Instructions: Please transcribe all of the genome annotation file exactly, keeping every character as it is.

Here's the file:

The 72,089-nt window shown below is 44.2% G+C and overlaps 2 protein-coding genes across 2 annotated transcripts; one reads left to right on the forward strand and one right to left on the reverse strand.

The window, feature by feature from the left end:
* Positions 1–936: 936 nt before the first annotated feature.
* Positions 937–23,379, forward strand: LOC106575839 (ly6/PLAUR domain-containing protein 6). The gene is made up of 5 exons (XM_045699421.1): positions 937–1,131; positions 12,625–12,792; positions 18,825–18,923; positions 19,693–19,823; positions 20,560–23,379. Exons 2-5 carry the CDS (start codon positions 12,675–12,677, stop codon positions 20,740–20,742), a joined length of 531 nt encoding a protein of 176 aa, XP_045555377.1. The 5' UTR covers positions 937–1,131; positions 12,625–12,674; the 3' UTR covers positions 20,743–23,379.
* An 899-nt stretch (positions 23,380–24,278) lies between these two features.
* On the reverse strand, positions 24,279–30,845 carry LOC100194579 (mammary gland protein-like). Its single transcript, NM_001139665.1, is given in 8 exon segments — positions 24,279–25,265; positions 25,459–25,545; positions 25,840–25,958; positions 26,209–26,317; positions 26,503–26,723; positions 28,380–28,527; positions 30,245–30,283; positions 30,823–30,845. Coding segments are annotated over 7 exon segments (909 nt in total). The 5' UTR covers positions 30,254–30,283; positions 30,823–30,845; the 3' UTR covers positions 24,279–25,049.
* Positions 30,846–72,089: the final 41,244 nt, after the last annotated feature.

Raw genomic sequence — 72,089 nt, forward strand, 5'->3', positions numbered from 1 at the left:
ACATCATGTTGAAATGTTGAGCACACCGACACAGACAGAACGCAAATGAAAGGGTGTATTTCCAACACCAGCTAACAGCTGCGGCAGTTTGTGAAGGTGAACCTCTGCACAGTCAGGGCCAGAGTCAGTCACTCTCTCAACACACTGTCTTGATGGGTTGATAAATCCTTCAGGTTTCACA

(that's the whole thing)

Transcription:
The 72,089-nt window shown below is 44.2% G+C and overlaps 2 protein-coding genes across 2 annotated transcripts; one reads left to right on the forward strand and one right to left on the reverse strand.

The window, feature by feature from the left end:
* Positions 1–936: 936 nt before the first annotated feature.
* Positions 937–23,379, forward strand: LOC106575839 (ly6/PLAUR domain-containing protein 6). The gene is made up of 5 exons (XM_045699421.1): positions 937–1,131; positions 12,625–12,792; positions 18,825–18,923; positions 19,693–19,823; positions 20,560–23,379. Exons 2-5 carry the CDS (start codon positions 12,675–12,677, stop codon positions 20,740–20,742), a joined length of 531 nt encoding a protein of 176 aa, XP_045555377.1. The 5' UTR covers positions 937–1,131; positions 12,625–12,674; the 3' UTR covers positions 20,743–23,379.
* An 899-nt stretch (positions 23,380–24,278) lies between these two features.
* On the reverse strand, positions 24,279–30,845 carry LOC100194579 (mammary gland protein-like). Its single transcript, NM_001139665.1, is given in 8 exon segments — positions 24,279–25,265; positions 25,459–25,545; positions 25,840–25,958; positions 26,209–26,317; positions 26,503–26,723; positions 28,380–28,527; positions 30,245–30,283; positions 30,823–30,845. Coding segments are annotated over 7 exon segments (909 nt in total). The 5' UTR covers positions 30,254–30,283; positions 30,823–30,845; the 3' UTR covers positions 24,279–25,049.
* Positions 30,846–72,089: the final 41,244 nt, after the last annotated feature.

Raw genomic sequence — 72,089 nt, forward strand, 5'->3', positions numbered from 1 at the left:
ACATCATGTTGAAATGTTGAGCACACCGACACAGACAGAACGCAAATGAAAGGGTGTATTTCCAACACCAGCTAACAGCTGCGGCAGTTTGTGAAGGTGAACCTCTGCACAGTCAGGGCCAGAGTCAGTCACTCTCTCAACACACTGTCTTGATGGGTTGATAAATCCTTCAGGTTTCACA